Building Concurrent Primitives in Ruby without a Queue

The number-one, easiest way to make Ruby threads communicate and synchronize is to use the built-in Queue class. You can even see this in the Ruby docs: This class provides a way to synchronize communication between threads.

Unfortunately, a Queue isn’t always what we want. So, how can we build our own primitives that are still nice and thread-safe? Read more on Building Concurrent Primitives in Ruby without a Queue…

When & How to Solve Problems with Genetic Algorithms

Genetic algorithms are a class of algorithms designed to explore a large search space and find optimal solutions by mimicking evolution and natural selection. Potential solutions are randomly found, evaluated, and bred with one another in hopes of producing better solutions.
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Making Unexpected Friends at Work by Prepping for External Events

When I joined Atomic many years ago, it was a small group of tight-knit developers. With fewer than 10 developers working in an open office environment, it was easy to build and maintain a sense of camaraderie. Now that the number of Atoms is around 60, it’s not so easy to get to know one another. We’ve done many experiments to help build and foster the family feeling here at AO, but we’re always looking to improve. Read more on Making Unexpected Friends at Work by Prepping for External Events…

Active Record Aggregate Fields via Sub-Selecting Scopes

I was recently working on a piece of code from a legacy Rails application. An unusually large number of queries being run on a particular page let me know there was an N+1 query lurking.

The application was an online assessment platform dealing with assessments, questions, and responses. The question listing page was simply asking each question if it’s locked—which happens if it has any responses. So what’s the best way to query for lots of questions and their locked status? Read more on Active Record Aggregate Fields via Sub-Selecting Scopes…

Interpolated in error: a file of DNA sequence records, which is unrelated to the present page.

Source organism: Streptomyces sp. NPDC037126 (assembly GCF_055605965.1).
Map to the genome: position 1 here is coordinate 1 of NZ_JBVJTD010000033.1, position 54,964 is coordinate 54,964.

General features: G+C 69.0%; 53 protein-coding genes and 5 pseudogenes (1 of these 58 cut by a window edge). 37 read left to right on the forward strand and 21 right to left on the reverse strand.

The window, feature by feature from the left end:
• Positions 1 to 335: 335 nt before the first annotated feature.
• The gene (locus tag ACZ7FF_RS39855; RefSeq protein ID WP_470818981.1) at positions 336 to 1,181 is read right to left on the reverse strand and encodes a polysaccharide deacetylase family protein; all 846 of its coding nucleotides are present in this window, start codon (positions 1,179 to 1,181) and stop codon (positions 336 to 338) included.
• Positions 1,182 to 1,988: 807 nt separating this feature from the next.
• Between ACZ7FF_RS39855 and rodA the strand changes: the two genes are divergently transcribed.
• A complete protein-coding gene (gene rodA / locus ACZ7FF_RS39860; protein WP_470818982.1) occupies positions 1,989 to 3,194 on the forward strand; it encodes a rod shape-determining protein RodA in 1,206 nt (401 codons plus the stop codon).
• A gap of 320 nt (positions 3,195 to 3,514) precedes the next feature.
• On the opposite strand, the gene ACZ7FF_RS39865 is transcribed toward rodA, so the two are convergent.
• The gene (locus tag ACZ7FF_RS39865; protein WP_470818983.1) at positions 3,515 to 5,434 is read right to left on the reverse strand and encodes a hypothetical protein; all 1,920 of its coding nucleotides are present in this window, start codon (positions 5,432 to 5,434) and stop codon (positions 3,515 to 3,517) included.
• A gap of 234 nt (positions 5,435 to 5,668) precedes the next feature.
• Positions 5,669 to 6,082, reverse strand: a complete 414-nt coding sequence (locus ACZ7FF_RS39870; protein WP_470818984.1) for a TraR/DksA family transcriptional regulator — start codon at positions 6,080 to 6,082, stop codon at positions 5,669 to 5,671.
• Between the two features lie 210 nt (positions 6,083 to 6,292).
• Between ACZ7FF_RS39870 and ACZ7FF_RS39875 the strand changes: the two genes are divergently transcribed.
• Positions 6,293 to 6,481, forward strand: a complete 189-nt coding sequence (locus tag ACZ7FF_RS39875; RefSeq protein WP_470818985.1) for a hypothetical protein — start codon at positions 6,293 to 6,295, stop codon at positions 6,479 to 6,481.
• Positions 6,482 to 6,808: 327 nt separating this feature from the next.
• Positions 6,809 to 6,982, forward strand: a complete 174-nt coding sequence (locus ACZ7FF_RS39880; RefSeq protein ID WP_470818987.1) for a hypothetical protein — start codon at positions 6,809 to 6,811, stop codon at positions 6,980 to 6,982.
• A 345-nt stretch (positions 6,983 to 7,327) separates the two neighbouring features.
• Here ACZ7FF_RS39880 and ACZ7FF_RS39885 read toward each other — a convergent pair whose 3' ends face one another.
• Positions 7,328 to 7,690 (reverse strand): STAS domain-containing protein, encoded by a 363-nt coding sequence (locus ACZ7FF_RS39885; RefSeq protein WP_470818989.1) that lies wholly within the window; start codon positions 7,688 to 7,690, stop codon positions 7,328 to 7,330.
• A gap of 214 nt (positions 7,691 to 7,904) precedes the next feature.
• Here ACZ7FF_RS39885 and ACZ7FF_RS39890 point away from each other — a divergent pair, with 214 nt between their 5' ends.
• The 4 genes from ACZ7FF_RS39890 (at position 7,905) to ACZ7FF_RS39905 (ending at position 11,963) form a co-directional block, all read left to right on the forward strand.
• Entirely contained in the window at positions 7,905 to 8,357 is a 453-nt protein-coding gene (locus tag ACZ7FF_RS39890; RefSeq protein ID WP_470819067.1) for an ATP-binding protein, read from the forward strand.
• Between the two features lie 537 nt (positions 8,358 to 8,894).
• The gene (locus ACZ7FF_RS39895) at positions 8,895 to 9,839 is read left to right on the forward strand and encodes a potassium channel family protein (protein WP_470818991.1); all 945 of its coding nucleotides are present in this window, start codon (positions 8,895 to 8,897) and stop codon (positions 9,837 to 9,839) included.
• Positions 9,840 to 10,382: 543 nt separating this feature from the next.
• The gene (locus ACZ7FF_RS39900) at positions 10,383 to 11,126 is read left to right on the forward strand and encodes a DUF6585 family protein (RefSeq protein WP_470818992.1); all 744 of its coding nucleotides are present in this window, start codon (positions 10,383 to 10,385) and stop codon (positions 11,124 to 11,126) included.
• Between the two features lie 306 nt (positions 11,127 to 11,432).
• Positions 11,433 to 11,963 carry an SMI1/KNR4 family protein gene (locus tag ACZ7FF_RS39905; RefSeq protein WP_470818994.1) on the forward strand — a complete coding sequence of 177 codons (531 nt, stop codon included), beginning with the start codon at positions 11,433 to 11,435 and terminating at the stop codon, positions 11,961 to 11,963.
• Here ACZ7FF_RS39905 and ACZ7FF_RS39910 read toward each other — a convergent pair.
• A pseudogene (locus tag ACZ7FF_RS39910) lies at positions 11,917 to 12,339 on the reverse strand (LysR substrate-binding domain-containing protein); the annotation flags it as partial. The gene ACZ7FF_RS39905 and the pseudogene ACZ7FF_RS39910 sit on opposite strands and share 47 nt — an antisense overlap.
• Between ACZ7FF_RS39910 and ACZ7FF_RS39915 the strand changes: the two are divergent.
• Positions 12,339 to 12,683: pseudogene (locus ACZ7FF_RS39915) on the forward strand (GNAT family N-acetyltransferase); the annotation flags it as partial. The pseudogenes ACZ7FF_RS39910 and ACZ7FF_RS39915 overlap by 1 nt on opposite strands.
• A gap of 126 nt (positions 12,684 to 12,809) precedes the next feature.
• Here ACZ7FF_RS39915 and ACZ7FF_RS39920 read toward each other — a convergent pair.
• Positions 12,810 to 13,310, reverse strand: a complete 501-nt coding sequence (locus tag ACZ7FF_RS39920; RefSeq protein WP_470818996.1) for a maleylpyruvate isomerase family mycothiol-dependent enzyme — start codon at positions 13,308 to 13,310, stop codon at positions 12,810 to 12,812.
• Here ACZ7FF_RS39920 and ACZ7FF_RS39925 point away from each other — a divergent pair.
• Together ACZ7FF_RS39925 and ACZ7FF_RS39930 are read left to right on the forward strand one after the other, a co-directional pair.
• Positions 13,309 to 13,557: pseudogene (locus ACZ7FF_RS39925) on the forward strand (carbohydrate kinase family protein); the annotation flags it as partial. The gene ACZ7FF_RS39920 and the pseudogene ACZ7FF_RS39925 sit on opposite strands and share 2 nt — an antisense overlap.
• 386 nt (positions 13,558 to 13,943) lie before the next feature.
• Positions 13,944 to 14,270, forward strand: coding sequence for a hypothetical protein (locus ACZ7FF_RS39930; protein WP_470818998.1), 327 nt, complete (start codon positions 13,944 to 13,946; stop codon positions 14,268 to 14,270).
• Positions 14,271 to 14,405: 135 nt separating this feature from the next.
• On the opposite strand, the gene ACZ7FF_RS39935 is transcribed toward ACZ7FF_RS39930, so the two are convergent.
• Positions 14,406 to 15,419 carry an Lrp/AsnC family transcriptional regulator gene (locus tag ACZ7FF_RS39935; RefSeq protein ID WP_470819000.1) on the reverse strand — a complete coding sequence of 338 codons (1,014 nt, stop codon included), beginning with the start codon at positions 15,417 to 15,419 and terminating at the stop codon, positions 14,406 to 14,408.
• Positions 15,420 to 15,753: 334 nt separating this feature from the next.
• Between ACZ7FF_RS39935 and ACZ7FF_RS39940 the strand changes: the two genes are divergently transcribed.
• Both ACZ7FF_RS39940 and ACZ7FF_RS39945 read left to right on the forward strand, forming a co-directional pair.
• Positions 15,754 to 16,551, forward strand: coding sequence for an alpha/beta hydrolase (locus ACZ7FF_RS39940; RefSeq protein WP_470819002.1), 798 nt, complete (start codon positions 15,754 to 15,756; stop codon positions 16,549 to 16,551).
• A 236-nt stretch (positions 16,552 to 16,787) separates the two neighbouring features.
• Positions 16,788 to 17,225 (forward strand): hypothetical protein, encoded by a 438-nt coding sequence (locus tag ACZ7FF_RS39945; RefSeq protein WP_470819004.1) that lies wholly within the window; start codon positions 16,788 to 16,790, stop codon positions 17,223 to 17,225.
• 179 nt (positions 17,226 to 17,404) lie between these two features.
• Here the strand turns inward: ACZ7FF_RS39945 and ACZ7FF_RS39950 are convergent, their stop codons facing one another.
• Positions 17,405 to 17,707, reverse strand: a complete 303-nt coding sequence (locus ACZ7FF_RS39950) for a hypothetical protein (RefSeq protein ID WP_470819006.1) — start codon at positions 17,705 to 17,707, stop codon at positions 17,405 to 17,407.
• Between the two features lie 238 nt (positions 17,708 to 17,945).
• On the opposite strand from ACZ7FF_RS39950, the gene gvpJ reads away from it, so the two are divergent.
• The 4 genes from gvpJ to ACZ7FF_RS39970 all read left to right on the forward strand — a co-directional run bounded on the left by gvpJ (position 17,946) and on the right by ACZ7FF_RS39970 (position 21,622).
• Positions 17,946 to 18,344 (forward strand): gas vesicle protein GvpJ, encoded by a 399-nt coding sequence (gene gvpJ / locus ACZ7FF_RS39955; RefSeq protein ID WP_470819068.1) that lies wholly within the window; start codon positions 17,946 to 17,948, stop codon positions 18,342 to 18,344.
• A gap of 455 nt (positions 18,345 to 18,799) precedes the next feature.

Building Better Board Games with Clojure and Gorilla REPL

A while back, my six-year-old daughter and I were on one of our regular daddy-daughter date nights when we decided to create a board game. We sat at a restaurant table with paper, crayons, and a small collection of Dungeons and Dragons trinkets. To my surprise, we built a fun little game that my daughter named Turtle Burglars.
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Ember.js Components with DOM Dependencies

Ember.js is a great framework for building single-page applications. Its mantra of “data down, actions up” sets a clear guideline on how to structure most of your application.

Your route gets some data and tees it up for your controller/component to render it. When something changes the UI (say entering text), you fire an action with the updated values and use it to update your data. This approach also helps with rendering speed under the hood. Your view is totally driven by your model. Perfect. Unless…
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Testing Data Migrations in Rails

When working on a Rails project, you will inevitably need to move data around in your database. Some join table value will need to be moved into its own table or what have you. When approaching these kinds of migrations, there are two major complications: future-proofing and testing. In this post, let’s walk through an example migration.
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